Virsnieks
v.
Wisconsin Depart. of Health

This case is not covered by Casetext's citator
United States District Court, W.D. WisconsinJul 3, 2008
08-cv-313-bbc. (W.D. Wis. Jul. 3, 2008)

08-cv-313-bbc.

July 3, 2008


ORDER


Petitioner Albert Virsnieks is a patient at the Sand Ridge Secure Treatment Center. Since 2000 he has been trying to overturn a state court's decision to require him to register as a sex offender. Although he was convicted only of burglary, the sentencing judge took into consideration a charge for sexual assault that the state had dismissed when petitioner pleaded guilty to burglary. In requiring petitioner to register, the state court relied on Wis. Stat. § 973.048(1m), which authorizes such a requirement whenever "the court determines that the underlying conduct was sexually motivated . . . and that it would be in the interest of public protection to have the person report."

Petitioner challenged the requirement indirectly in a postconviction motion in which he argued that his plea was not knowing and voluntary because he had been unaware that he could be required to register as a sex offender. The court rejected this argument and the Wisconsin Court of Appeals affirmed; the Wisconsin Supreme Court denied review. Petitioner then filed a petition for a writ of habeas corpus in state court, raising the same issue as well others challenging the validity of his plea. The trial court denied the petition and the court of appeals affirmed, concluding that all of petitioner's arguments were procedurally barred, with the exception of his claims for ineffective assistance of counsel, which the court of appeals concluded were without merit. Again, the Wisconsin Supreme Court denied review.

Finally, petitioner filed a petition for a writ of habeas corpus under 28 U.S.C. § 2254 in the Eastern District of Wisconsin in which he raised the same claims that he did in state court. In addition, the district court considered a claim that the sentencing court violated petitioner's right to a jury trial under Apprendi v. New Jersey, 530 U.S. 466 (2000), when it found that petitioner had committed the burglary with the intent to commit a sexual assault. The district court denied the petition. The Court of Appeals for the Seventh Circuit affirmed the decision, but it did so on different grounds with respect to theApprendi claim. The court concluded that such a claim was not cognizable under 28 U.S.C. § 2254 because petitioner's challenge to his requirement to register as a sex offender was not a challenge to his "custody" within the meaning of the habeas corpus statute.Virsnieks v. Smith, 521 F.3d 707 (7th Cir. 2008).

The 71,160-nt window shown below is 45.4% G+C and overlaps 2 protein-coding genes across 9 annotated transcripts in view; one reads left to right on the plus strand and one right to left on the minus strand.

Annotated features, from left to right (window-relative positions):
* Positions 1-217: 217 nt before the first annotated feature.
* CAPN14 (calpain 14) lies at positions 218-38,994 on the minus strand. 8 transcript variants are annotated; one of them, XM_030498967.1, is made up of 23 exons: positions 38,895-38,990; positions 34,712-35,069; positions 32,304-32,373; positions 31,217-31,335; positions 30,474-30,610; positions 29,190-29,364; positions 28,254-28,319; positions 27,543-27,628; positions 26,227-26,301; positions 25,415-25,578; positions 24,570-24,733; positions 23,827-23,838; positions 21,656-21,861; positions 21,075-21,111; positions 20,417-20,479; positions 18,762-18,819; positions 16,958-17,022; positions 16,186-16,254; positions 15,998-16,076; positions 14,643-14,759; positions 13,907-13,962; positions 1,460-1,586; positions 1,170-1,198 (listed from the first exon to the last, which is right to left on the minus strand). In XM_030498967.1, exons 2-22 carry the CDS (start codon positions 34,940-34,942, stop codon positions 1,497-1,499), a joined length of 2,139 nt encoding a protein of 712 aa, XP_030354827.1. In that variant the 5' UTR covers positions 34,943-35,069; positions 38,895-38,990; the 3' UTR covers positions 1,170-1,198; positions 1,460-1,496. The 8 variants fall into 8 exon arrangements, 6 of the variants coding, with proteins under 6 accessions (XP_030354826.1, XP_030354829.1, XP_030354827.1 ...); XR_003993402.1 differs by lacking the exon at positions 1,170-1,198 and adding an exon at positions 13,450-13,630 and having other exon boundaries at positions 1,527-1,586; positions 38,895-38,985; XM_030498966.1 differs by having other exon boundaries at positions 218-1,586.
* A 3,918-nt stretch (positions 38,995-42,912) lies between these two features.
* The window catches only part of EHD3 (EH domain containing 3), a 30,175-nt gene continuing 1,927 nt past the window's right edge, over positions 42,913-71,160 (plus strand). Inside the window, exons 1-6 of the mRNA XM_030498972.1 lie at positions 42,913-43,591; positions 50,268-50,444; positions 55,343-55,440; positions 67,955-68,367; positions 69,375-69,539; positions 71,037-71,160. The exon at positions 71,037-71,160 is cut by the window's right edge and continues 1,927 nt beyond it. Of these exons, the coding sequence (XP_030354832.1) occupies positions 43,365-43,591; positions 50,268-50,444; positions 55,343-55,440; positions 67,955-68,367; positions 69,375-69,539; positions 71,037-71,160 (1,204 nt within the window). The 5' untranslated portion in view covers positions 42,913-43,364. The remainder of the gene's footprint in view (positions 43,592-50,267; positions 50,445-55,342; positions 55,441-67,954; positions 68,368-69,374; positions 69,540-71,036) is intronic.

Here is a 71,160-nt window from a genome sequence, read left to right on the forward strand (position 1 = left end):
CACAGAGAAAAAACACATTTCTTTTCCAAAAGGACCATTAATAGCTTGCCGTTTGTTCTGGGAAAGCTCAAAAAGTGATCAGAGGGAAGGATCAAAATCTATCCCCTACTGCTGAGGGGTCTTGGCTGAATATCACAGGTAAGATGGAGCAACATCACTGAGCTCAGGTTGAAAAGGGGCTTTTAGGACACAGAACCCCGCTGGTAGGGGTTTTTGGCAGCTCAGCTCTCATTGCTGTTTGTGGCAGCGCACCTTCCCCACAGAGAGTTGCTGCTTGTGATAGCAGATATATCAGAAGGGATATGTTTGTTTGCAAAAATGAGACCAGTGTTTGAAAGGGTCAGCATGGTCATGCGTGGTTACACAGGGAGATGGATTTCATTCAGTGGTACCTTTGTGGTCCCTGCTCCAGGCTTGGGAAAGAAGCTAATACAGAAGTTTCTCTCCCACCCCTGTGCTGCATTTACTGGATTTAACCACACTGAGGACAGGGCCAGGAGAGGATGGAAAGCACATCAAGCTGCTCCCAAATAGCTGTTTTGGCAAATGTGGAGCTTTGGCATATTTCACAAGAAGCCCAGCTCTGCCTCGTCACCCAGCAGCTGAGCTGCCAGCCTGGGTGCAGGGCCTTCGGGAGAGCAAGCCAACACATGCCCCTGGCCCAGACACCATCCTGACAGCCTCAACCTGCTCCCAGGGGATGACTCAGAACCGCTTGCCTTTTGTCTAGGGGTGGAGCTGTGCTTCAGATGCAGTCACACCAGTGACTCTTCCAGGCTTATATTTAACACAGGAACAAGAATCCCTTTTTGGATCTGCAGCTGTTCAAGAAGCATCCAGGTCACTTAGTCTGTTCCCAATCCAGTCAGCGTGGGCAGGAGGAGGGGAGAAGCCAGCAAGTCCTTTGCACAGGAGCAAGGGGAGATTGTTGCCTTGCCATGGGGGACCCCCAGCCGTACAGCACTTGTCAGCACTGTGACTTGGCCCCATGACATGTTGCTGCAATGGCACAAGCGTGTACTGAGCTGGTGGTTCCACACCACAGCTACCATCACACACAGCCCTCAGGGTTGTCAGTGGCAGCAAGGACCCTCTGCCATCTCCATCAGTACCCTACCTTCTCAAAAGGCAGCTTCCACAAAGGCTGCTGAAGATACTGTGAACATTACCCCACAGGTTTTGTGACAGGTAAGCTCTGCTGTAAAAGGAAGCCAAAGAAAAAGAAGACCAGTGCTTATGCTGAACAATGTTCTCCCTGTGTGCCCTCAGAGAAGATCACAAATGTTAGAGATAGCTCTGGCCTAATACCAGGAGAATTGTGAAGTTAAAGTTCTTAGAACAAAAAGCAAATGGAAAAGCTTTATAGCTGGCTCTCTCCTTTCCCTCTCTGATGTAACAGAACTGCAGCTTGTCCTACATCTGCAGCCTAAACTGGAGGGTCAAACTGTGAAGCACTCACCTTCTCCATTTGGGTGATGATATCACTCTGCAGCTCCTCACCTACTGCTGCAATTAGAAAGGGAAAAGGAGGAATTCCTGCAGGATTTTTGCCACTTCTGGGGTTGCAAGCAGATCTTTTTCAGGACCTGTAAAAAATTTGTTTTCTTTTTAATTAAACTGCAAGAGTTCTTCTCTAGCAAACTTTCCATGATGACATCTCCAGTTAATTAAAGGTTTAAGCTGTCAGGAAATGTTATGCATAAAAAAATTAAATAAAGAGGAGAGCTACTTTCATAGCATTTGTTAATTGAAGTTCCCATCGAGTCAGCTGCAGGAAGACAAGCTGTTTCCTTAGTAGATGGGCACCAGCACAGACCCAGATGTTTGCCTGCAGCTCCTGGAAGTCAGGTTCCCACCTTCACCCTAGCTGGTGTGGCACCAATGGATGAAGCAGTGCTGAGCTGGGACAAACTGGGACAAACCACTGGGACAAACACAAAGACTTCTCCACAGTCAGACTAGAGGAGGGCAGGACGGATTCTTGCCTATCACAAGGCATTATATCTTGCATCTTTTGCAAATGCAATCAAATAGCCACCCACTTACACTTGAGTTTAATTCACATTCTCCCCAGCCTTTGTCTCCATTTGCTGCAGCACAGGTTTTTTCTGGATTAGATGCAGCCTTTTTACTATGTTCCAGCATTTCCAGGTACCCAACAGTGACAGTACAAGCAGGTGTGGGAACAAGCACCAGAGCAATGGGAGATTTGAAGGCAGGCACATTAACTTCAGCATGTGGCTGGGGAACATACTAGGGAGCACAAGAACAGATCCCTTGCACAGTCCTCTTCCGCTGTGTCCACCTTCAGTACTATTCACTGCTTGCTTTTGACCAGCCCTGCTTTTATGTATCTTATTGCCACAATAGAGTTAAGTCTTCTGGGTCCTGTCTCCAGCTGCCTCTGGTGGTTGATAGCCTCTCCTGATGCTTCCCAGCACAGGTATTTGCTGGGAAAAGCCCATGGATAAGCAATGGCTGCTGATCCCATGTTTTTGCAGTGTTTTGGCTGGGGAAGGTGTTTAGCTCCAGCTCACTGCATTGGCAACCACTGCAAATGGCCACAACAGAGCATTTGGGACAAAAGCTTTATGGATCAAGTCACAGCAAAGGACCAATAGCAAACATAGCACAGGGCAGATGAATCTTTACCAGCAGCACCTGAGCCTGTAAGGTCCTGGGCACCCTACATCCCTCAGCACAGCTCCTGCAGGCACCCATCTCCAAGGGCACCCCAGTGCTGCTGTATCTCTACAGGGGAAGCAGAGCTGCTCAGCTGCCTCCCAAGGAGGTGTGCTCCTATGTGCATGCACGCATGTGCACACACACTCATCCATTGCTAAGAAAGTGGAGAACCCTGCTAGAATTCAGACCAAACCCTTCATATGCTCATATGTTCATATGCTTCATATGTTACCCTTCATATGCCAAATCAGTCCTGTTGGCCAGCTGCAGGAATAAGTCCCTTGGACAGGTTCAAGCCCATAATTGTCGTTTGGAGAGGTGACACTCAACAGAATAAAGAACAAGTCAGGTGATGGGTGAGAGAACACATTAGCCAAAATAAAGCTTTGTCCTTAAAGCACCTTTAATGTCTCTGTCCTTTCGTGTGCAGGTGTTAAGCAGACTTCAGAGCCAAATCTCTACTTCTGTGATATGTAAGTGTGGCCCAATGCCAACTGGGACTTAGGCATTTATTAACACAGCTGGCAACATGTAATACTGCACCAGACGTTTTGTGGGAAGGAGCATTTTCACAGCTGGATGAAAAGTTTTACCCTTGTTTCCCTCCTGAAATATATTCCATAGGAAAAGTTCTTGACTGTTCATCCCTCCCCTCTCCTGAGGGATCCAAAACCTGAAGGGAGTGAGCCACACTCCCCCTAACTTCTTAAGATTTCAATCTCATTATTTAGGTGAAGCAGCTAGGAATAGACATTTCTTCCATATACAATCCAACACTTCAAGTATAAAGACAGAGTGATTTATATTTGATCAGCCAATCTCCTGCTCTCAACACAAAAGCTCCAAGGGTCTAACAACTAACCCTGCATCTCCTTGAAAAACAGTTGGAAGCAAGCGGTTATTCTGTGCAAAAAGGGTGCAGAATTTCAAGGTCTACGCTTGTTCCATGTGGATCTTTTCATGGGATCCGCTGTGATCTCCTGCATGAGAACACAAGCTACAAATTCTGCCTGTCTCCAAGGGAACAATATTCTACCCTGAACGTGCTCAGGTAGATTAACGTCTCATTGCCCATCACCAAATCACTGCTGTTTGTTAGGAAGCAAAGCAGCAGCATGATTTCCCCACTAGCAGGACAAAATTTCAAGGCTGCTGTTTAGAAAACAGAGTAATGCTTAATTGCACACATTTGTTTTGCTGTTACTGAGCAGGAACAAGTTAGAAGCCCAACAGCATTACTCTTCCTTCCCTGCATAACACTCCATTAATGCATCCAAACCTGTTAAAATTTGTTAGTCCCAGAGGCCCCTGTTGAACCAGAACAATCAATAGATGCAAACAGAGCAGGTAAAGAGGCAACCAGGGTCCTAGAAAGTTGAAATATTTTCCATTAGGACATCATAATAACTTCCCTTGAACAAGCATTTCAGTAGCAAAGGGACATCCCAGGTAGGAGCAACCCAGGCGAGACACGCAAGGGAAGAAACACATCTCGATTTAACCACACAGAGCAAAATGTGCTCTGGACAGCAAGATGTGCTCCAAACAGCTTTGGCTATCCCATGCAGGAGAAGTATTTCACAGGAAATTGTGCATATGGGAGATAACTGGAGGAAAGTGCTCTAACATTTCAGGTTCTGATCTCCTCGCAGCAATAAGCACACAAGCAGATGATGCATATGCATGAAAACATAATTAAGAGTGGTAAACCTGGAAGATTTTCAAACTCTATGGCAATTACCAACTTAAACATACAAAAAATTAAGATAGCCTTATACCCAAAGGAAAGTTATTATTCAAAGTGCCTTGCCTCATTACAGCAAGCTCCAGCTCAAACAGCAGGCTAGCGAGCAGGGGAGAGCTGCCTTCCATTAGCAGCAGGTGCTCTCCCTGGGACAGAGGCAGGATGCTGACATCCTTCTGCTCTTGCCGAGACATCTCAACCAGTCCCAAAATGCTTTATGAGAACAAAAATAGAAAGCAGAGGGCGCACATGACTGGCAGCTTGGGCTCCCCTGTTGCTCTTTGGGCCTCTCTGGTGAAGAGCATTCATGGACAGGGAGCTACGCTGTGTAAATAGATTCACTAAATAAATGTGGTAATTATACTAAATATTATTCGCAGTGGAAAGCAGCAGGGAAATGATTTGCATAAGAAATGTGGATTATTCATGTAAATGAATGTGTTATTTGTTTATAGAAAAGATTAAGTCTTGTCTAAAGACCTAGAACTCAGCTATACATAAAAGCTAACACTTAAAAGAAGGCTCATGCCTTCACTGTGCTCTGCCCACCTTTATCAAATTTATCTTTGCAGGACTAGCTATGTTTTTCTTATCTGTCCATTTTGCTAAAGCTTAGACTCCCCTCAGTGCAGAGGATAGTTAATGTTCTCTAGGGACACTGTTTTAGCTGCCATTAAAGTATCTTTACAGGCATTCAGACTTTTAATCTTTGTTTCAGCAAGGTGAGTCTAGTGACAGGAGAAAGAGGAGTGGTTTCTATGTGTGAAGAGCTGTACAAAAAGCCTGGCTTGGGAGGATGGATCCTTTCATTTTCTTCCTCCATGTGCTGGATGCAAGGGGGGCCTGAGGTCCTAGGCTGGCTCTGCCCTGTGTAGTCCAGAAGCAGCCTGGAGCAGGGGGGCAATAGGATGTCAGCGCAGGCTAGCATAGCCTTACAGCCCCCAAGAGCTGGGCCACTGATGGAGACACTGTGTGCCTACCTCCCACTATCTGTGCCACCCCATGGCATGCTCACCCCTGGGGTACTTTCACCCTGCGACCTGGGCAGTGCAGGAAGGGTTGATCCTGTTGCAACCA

Having exhausted his postconviction remedies, petitioner is now trying a different route, bringing this lawsuit under 42 U.S.C. § 1983. He seeks leave to proceed in forma pauperis under 28 U.S.C. § 1915. In a previous order, I concluded that petitioner was indigent and I directed him to make an initial partial payment, which the court has received.

In addressing any pro se litigant's complaint, the court must construe the complaint liberally. Haines v. Kerner, 404 U.S. 519, 521 (1972). However, if the action is frivolous or malicious, fails to state a claim upon which relief may be granted or seeks monetary relief against a defendant who is immune from such relief, the case must be dismissed promptly pursuant to 28 U.S.C. § 1915(e)(2). Having reviewed petitioner's complaint, I conclude that the case must be dismissed for his failure to state a claim upon which relief may be granted.

Petitioner's complaint retreads the same ground as his previous challenges in state and federal court. Unfortunately for petitioner, this court can give him no more relief than those courts did. To the extent petitioner is challenging the validity of his plea (and thus, the validity of his conviction), his claims are barred by Heck v. Humphrey, 512 U.S. 477 (1994). In that case, the Supreme Court held that a prisoner seeking to overturn his conviction cannot do so using 42 U.S.C. § 1983. Rather,